September is an excellent time to address your lawn and prepare it for the colder months to come. If your lawn is properly winterized, it has a better chance at surviving the colder temperatures, and it will be more likely to flourish when spring arrives.
Tips to protect your lawn
Begin with a basic cleanup. Rake leaves, remove branches and clear flower beds. Move cans of paint indoors to keep the paint from freezing.
Clear leaves from the yard. Fallen leaves will deprive your grass of crucial sunlight during the fall months. Leaves can also accumulate and get wet, leading to mold growth and attracting pests, such as termites. Cover the grill and any patio furniture.
Mow grass until it stops growing. Keep it about three inches tall to minimize weed growth.
Put away lawn equipment and hoses. Drain gasoline and dispose of it properly, or run lawn equipment until gasoline is empty. It can gel over winter and cause problems with engine starts.
Aerate your lawn in the fall for good root development. Aeration allows for air, moisture and fertilizer to travel to the roots of the grass more efficiently. If your lawn includes bald spots, sow grass seed to fill them in.
Plant flower bulbs in late fall to establish a strong rooting before winter. Add a 2- to 3-inch layer of mulch around your plants.
Fall is the best time of year to plant trees. Water newly planted trees and bulbs with an inch and a half of water every week. Trim tree branches away from the roof and gutters.
How to fertilize your lawn
For cool-season grasses, fall lawn fertilization helps promote healthy roots, which translates to a more verdant and pest- and disease-resistant lawn for spring. If you’re not interested in doing the job yourself or are concerned you’ll harm your grass, consider hiring a lawn care treatment professional to spruce up your greenery for you.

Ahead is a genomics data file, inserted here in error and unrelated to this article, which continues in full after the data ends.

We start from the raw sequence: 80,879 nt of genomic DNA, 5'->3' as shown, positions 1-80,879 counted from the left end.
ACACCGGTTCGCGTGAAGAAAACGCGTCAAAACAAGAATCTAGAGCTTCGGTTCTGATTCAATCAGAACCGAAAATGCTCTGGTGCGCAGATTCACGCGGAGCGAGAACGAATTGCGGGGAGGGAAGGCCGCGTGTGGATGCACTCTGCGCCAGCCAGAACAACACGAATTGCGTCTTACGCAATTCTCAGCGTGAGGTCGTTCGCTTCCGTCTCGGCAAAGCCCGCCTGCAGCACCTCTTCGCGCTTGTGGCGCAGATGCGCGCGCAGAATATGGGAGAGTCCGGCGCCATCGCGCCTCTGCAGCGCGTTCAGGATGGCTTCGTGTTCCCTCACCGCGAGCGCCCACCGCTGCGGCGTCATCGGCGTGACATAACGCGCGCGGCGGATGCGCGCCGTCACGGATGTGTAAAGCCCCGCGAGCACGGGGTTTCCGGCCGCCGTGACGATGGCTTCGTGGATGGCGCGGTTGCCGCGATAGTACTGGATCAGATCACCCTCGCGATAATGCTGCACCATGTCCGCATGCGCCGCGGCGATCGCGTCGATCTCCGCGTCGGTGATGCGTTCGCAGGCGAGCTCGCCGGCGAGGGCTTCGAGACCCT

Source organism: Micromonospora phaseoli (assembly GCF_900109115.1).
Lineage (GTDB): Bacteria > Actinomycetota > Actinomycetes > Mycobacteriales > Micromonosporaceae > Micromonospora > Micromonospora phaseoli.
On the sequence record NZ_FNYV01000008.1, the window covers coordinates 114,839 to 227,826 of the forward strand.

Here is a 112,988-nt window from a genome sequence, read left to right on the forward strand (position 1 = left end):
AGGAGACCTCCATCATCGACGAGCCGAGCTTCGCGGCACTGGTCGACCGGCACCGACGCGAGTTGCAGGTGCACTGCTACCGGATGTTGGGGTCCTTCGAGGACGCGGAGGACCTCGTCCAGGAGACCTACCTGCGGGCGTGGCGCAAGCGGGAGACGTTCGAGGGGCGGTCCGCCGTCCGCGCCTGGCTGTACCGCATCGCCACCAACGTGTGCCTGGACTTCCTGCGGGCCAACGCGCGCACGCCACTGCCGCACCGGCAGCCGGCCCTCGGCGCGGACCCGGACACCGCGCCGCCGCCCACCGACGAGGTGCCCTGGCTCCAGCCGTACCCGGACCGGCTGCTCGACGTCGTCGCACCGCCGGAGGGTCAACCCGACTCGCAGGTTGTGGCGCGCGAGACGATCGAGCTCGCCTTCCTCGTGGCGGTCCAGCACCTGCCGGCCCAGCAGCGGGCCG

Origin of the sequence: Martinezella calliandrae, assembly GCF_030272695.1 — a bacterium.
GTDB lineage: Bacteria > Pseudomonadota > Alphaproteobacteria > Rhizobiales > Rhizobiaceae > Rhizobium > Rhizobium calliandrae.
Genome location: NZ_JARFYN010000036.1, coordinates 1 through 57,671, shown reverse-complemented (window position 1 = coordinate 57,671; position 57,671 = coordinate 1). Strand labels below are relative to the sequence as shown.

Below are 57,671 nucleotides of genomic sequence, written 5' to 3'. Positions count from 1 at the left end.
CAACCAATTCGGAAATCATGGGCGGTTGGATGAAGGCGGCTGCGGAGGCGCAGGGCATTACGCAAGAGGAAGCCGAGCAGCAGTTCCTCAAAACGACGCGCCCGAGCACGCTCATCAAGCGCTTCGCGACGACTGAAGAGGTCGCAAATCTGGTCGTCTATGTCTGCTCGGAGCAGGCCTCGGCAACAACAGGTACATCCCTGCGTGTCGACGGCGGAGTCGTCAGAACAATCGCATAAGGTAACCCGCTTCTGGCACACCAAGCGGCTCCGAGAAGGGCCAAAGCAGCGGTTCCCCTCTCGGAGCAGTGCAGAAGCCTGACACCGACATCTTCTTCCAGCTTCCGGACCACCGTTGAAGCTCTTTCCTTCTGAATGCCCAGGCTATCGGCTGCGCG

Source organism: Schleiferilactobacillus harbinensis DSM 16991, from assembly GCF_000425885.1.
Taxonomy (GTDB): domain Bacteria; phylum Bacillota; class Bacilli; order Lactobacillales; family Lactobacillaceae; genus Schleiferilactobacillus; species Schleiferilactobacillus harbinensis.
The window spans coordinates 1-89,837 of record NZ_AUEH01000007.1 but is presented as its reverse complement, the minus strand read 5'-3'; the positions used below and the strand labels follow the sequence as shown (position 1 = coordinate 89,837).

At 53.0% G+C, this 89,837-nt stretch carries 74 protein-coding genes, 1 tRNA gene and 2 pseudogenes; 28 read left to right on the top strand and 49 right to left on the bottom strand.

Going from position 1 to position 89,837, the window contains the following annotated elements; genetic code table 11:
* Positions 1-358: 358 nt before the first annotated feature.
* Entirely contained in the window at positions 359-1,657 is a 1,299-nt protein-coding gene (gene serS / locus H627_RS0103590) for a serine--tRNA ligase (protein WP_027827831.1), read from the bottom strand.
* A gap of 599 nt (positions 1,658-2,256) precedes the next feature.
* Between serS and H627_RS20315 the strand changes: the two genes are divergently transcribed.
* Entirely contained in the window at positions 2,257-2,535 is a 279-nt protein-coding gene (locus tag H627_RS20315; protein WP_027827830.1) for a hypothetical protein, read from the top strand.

If you’d like to take on the task yourself, first find out what type of grass you have. Check your local county extension or do some online research to determine your grass type. Most cool-season grasses can be fertilized in late spring or late fall. Warm-season lawns are best fertilized in the late spring or summer.
For cool-season grasses, experts generally recommend fertilizing twice in fall: once in early fall with a high-nitrogen fertilizer to strengthen blade growth and again in late fall with a high-phosphorus fertilizer to promote root growth.
Choose your fertilizer carefully and read the labels to make sure they’re compatible with your grass type.
Ideally, wait for a cool day and some rain. Spread the fertilizer carefully, using gloves to protect your skin. If you’re using a granular fertilizer instead of liquid, use a fertilizer spreader, which you can buy at your local hardware store.
Water after fertilizing. Most dry fertilizer products require water to be effective, but you can usually wait a few days for rain after fertilizing. However, if kids or pets will use the lawn soon after treatment or temperatures are above 85 degrees, water the lawn shortly after fertilizing.
Be sure to maintain your mowing after fertilizing, as your grass will grow faster.
By Paul F. P. Pogue, Angie’s List. Paul is a reporter for Angie’s List, a trusted provider of local consumer reviews and an online marketplace of services from top-rated providers. Visit AngiesList.com.